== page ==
Bandwidth.com Makes VOIP Reliability PitchBy Pedro Pereira | Posted 2007-03-15 Email Print
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The company expects its partnership with Level 3 to boost its VAR recruiting efforts.The average person can tolerate e-mail downtime or cell phone dropouts, but if the regular phone doesn't work, it's a whole different story. Tempers quickly flare.
"People get very angry when their phones are down," said Allen Rappaport, CEO of Associated Communications Resources, a VOIP (voice over IP) service provider in New York.
Rappaport should know, having dealt with enough of this anger when he started offering IP-based phone service. The carrier Rappaport was using experienced downtime far too often for his customers' tastes.
Kaestner's goal is to make Bandwidth.com the VOIP provider of choice in the SMB (small and midsize business) space, and he believes this can be accomplished through partnerships with data VARs and integrators looking to get into IP-based voice services.
To aid in reaching that goal, Bandwidth.com has a partnership with Level 3 Communications. The partnership just got stronger with Level 3's designation of Bandwidth.com as one of its two Premier Master Resellers.
The designation brings Bandwidth.com the prestige of what is essentially an endorsement by Level 3. In addition, said Kaestner, the recognition strengthens Bandwidth.com's efforts to expand its VAR base by leveraging a communications network that covers much of the globe.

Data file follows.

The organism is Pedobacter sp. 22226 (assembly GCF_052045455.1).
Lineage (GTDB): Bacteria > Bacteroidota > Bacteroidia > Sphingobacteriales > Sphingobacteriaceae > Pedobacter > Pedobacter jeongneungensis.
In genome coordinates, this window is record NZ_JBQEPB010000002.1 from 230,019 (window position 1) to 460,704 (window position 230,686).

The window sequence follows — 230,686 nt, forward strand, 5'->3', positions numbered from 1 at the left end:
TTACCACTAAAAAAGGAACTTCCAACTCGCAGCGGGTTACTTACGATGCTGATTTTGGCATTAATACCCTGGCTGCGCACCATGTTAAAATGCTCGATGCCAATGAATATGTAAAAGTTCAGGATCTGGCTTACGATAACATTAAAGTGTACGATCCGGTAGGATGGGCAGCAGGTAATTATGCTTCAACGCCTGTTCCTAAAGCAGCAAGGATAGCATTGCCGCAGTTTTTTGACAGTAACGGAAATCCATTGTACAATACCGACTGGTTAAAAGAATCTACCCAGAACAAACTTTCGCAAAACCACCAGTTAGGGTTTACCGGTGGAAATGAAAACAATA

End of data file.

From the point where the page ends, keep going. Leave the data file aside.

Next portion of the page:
The partnership with Level 3, Kaestner said, is extremely significant because of the reliability of the company's communications network. Reliable service, he noted, is a fundamental part of providing VOIP service.
And that goes back to Rappaport's point about customers expecting their phones to work all the time, not sporadically. Since partnering with Bandwidth.com, he said, his company has had no problems with the service.
Associated Communications Resources has about 20 SMB customers, such as accountants and mortgage and real estate companies, using VOIP services, said Rappaport, adding that over the past year customers have become far more willing to switch from the analog phone service.
"A year ago it still took a lot of evangelism," he said.
Bandwidth.com channel partner Harmony IP, of Salt Lake City, signed up with the vendor about six months ago after researching which carrier to use for extending VOIP services to its customers, said owner Robert Larsen.
Harmony IP chose Level 3, but partnering directly with the company was not an option because of the usage volumes it required, Larsen said. So Harmony IP hooked up with Bandwidth.com instead and was still able to tap its network of choice.
The relationship with Bandwidth.com has been productive, Larsen said.
"Bandwidth.com is very much involved with us in getting orders. We get the leads and then we bring them in as a value partner," he said.
Kaestner said he firmly believes VARs and integrators are in the vanguard of a telecommunications revolution. Because of their hold on the SMB market, VARs and integrators are better equipped than telcos or other traditional voice services companies to convert customers to IP-based voice.
"Customers are not going to their traditional service provider," he said. "They're looking to their VAR. They want one person who steps up to the plate and is trustworthy and reliable."